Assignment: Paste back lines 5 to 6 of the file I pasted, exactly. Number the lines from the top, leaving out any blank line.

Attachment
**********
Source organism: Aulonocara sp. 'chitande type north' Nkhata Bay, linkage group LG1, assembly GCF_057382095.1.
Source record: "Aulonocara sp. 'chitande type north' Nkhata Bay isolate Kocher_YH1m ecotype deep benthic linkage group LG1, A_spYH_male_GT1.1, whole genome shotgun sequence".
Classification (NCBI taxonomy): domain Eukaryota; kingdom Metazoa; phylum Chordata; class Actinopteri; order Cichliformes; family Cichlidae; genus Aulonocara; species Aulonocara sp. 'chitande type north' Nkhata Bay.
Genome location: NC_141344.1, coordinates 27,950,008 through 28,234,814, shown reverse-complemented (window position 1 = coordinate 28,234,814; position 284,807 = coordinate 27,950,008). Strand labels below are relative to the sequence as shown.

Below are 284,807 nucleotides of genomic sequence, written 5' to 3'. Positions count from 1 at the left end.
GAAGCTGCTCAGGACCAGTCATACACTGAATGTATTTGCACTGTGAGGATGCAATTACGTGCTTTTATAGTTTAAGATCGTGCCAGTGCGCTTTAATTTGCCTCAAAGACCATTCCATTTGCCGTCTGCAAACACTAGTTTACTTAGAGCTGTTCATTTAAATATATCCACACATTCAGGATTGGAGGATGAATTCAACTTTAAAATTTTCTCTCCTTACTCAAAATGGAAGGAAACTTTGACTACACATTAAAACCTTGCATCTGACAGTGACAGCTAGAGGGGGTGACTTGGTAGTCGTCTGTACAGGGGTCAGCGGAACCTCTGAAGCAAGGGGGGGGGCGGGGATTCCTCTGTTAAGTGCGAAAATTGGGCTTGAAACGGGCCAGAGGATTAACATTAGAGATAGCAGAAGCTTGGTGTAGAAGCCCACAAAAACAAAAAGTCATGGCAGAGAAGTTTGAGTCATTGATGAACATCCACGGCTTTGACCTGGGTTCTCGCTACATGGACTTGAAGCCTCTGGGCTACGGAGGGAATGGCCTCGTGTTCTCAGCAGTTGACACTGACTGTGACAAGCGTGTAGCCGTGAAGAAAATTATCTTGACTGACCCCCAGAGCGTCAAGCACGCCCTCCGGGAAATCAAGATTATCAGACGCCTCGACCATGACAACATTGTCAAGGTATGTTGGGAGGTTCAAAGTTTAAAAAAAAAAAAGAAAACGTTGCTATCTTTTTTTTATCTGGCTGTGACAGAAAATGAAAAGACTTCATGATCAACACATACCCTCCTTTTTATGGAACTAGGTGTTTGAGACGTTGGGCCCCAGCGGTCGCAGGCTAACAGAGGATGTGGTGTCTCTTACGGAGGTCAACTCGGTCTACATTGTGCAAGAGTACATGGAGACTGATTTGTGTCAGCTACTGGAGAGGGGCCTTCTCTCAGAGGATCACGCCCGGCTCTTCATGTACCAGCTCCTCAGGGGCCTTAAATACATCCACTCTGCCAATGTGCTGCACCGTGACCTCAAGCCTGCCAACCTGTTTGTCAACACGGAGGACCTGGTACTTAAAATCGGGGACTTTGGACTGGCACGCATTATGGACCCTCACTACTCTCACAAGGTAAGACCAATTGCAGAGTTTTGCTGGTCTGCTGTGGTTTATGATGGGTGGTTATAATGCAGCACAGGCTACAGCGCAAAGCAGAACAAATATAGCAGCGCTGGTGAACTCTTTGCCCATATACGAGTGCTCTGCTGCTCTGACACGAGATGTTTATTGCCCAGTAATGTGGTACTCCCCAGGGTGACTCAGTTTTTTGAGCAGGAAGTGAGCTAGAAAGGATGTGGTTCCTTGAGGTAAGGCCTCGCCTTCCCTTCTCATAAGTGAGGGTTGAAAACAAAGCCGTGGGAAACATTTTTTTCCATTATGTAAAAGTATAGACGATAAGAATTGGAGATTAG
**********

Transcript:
Below are 284,807 nucleotides of genomic sequence, written 5' to 3'. Positions count from 1 at the left end.
GAAGCTGCTCAGGACCAGTCATACACTGAATGTATTTGCACTGTGAGGATGCAATTACGTGCTTTTATAGTTTAAGATCGTGCCAGTGCGCTTTAATTTGCCTCAAAGACCATTCCATTTGCCGTCTGCAAACACTAGTTTACTTAGAGCTGTTCATTTAAATATATCCACACATTCAGGATTGGAGGATGAATTCAACTTTAAAATTTTCTCTCCTTACTCAAAATGGAAGGAAACTTTGACTACACATTAAAACCTTGCATCTGACAGTGACAGCTAGAGGGGGTGACTTGGTAGTCGTCTGTACAGGGGTCAGCGGAACCTCTGAAGCAAGGGGGGGGGCGGGGATTCCTCTGTTAAGTGCGAAAATTGGGCTTGAAACGGGCCAGAGGATTAACATTAGAGATAGCAGAAGCTTGGTGTAGAAGCCCACAAAAACAAAAAGTCATGGCAGAGAAGTTTGAGTCATTGATGAACATCCACGGCTTTGACCTGGGTTCTCGCTACATGGACTTGAAGCCTCTGGGCTACGGAGGGAATGGCCTCGTGTTCTCAGCAGTTGACACTGACTGTGACAAGCGTGTAGCCGTGAAGAAAATTATCTTGACTGACCCCCAGAGCGTCAAGCACGCCCTCCGGGAAATCAAGATTATCAGACGCCTCGACCATGACAACATTGTCAAGGTATGTTGGGAGGTTCAAAGTTTAAAAAAAAAAAAGAAAACGTTGCTATCTTTTTTTTATCTGGCTGTGACAGAAAATGAAAAGACTTCATGATCAACACATACCCTCCTTTTTATGGAACTAGGTGTTTGAGACGTTGGGCCCCAGCGGTCGCAGGCTAACAGAGGATGTGGTGTCTCTTACGGAGGTCAACTCGGTCTACATTGTGCAAGAGTACATGGAGACTGATTTGTGTCAGCTACTGGAGAGGGGCCTTCTCTCAGAGGATCACGCCCGGCTCTTCATGTACCAGCTCCTCAGGGGCCTTAAATACATCCACTCTGCCAATGTGCTGCACCGTGACCTCAAGCCTGCCAACCTGTTTGTCAACACGGAGGACCTGGTACTTAAAATCGGGGACTTTGGACTGGCACGCATTATGGACCCTCACTACTCTCACAAGGTAAGACCAATTGCAGAGTTTTGCTGGTCTGCTGTGGTTTATGATGGGTGGTTATAATGCAGCACAGGCTACAGCGCAAAGCAGAACAAATATAGCAGCGCTGGTGAACTCTTTGCCCATATACGAGTGCTCTGCTGCTCTGACACGAGATGTTTATTGCCCAGTAATGTGGTACTCCCCAGGGTGACTCAGTTTTTTGAGCAGGAAGTGAGCTAGAAAGGATGTGGTTCCTTGAGGTAAGGCCTCGCCTTCCCTTCTCATAAGTGAGGGTTGAAAACAAAGCCGTGGGAAACATTTTTTTCCATTATGTAAAAGTATAGACGATAAGAATTGGAGATTAG